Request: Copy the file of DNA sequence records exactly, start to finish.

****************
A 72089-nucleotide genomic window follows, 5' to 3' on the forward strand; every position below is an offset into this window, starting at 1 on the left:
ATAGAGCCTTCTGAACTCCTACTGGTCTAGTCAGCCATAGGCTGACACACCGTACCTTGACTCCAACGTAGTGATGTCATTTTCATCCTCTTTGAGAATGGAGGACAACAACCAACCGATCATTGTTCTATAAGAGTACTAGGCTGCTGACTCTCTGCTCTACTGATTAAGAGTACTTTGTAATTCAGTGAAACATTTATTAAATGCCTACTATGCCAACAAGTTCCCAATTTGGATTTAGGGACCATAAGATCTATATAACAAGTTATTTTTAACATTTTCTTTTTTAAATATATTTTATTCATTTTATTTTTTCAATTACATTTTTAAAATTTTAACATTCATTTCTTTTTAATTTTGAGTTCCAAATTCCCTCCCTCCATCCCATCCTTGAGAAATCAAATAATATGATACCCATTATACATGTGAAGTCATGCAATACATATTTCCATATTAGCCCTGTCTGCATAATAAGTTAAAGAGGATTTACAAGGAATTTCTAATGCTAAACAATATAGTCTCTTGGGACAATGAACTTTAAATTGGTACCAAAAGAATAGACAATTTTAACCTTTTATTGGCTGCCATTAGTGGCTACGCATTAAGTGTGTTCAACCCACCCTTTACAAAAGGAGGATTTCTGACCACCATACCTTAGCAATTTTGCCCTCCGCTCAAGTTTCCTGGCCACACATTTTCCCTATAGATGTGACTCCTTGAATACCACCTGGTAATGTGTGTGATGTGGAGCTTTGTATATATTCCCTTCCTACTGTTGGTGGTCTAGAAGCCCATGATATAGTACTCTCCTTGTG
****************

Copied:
A 72089-nucleotide genomic window follows, 5' to 3' on the forward strand; every position below is an offset into this window, starting at 1 on the left:
ATAGAGCCTTCTGAACTCCTACTGGTCTAGTCAGCCATAGGCTGACACACCGTACCTTGACTCCAACGTAGTGATGTCATTTTCATCCTCTTTGAGAATGGAGGACAACAACCAACCGATCATTGTTCTATAAGAGTACTAGGCTGCTGACTCTCTGCTCTACTGATTAAGAGTACTTTGTAATTCAGTGAAACATTTATTAAATGCCTACTATGCCAACAAGTTCCCAATTTGGATTTAGGGACCATAAGATCTATATAACAAGTTATTTTTAACATTTTCTTTTTTAAATATATTTTATTCATTTTATTTTTTCAATTACATTTTTAAAATTTTAACATTCATTTCTTTTTAATTTTGAGTTCCAAATTCCCTCCCTCCATCCCATCCTTGAGAAATCAAATAATATGATACCCATTATACATGTGAAGTCATGCAATACATATTTCCATATTAGCCCTGTCTGCATAATAAGTTAAAGAGGATTTACAAGGAATTTCTAATGCTAAACAATATAGTCTCTTGGGACAATGAACTTTAAATTGGTACCAAAAGAATAGACAATTTTAACCTTTTATTGGCTGCCATTAGTGGCTACGCATTAAGTGTGTTCAACCCACCCTTTACAAAAGGAGGATTTCTGACCACCATACCTTAGCAATTTTGCCCTCCGCTCAAGTTTCCTGGCCACACATTTTCCCTATAGATGTGACTCCTTGAATACCACCTGGTAATGTGTGTGATGTGGAGCTTTGTATATATTCCCTTCCTACTGTTGGTGGTCTAGAAGCCCATGATATAGTACTCTCCTTGTG